Nursing Home Complaint Center Now Urges the Family of a Victim of Sepsis or Severe Abuse at A Nursing Home to Call About Compensation for The Potential Wrong Done to Their Loved One
WASHINGTON, Aug. 15, 2017 /PRNewswire/ — The Nursing Home Complaint Center is calling upon the family of a victim of sepsis, septic shock, broken bones or severe physical abuse to call them anytime at 866-714-6466 if these potentially-life threatening injuries occurred at a nursing home. The group believes preventable sepsis, septic shock, unnecessary broken bones, and even vicious assaults happen to nursing-home patients and the family members of the are rarely told the truth or the facts that caused the injury in the first place. Typically, a family of a nursing home patient learns about a potentially fatal sepsis infection or a severe injury from a hospital ER physician-not the nursing home.
The Nursing Home Complaint Center is urging the family members of a nursing home patient with sepsis or severe abuse to not waste their time trying to call the state or local government agencies, because in most instances these-taxpayer funded agencies don’t care or these types of situations are not in the government agencies job description.
BLOOMINGTON — Two former employees of Meadows Mennonite Retirement Community near Chenoa and a third person not associated with Meadows are under investigation after the third person allegedly posted unauthorized pictures and video of six residents on social media.
Two of the six pictures were “inappropriate,” Meadows CEO Jay Biere told The Pantagraph on Wednesday. According to an Illinois Department of Public Health statement, the posts included partial nudity.
Biere said any posting on social media without residents’ permission is wrong.
“This is completely and totally unacceptable and does not represent Meadows and its values,” Biere said. “This is a criminal case and we are fully cooperating with the McLean County Sheriff’s Department during its investigation.”
Wednesday, August 2, 2017
The United States Supreme Court has again upheld the enforceability of arbitration clauses in skilled nursing facility admissions agreements. The underlying facts of this recent decision also call into question an Illinois Supreme Court decision regarding whether such arbitration clauses also cover wrongful death actions.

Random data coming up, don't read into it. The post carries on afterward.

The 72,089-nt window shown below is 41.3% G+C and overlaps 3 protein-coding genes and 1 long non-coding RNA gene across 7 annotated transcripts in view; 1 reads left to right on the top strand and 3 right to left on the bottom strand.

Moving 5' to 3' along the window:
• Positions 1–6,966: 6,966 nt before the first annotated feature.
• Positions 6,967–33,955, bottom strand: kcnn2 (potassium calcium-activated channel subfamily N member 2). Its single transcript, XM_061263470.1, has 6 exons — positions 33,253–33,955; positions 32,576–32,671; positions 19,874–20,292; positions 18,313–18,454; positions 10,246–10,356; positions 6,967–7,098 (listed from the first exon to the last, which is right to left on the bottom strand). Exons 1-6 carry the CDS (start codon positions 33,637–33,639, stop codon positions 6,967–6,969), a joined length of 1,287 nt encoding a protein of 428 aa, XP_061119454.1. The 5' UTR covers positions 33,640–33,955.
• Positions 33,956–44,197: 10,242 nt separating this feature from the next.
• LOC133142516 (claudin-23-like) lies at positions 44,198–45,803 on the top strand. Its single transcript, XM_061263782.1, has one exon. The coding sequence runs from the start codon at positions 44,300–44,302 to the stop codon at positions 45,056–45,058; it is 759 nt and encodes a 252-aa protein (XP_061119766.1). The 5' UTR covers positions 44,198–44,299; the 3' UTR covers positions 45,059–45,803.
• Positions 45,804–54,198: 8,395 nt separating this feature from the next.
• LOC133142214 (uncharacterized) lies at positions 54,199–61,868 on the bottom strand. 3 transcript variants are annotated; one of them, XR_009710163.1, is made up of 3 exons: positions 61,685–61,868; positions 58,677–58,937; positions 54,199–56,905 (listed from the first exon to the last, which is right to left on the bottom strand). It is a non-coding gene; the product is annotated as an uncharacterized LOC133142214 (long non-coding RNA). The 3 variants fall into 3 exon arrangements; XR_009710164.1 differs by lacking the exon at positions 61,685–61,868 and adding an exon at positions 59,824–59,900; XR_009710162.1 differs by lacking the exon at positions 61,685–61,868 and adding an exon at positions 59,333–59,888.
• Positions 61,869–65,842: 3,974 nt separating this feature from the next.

In Kindred Nursing Centers v. Clark, the U.S. Supreme Court held that a wrongful-death action brought by two deceased residents’ relatives, each of whom were the power of attorney for their deceased family member, had to be arbitrated, not litigated in court. Those relatives had signed the admission agreements with the nursing home in their capacity as power of attorney, and those agreements included a clause requiring the parties to arbitrate such cases.
The power of attorney documents in question, however, did not expressly confer upon the person who held the power of attorney the right to enter into arbitration agreements. The Kentucky Supreme Court therefore held that the arbitration agreements could not be enforced, because the powers of attorney did not have authority to bind the resident to such arbitration.
Nursing home abuse law set to go into effect July 1
Current law states if someone is abused in a nursing home, the victim has two years to file a lawsuit. The victim also has the option to file it in the county in which they reside or work. But that all changes July 1. A new law will go into effect cutting the time to file a lawsuit in half and forcing plaintiffs to only file in the county in which the nursing home is located.
Jeff Stewart, the managing attorney at Bell Law Firm in Charleston, says it favors nursing homes.
“It affects nursing homes in that it gives them an added layer of protection not generally afforded to other entities under the law,” he said.
Stewart believes the law could put pressure on victims to come forward quicker.
“These are sensitive cases. There are a lot of family dynamics involved often times there’s fear involved because people don’t want to speak up for fear of reprisal while their loved ones are still in the facility.”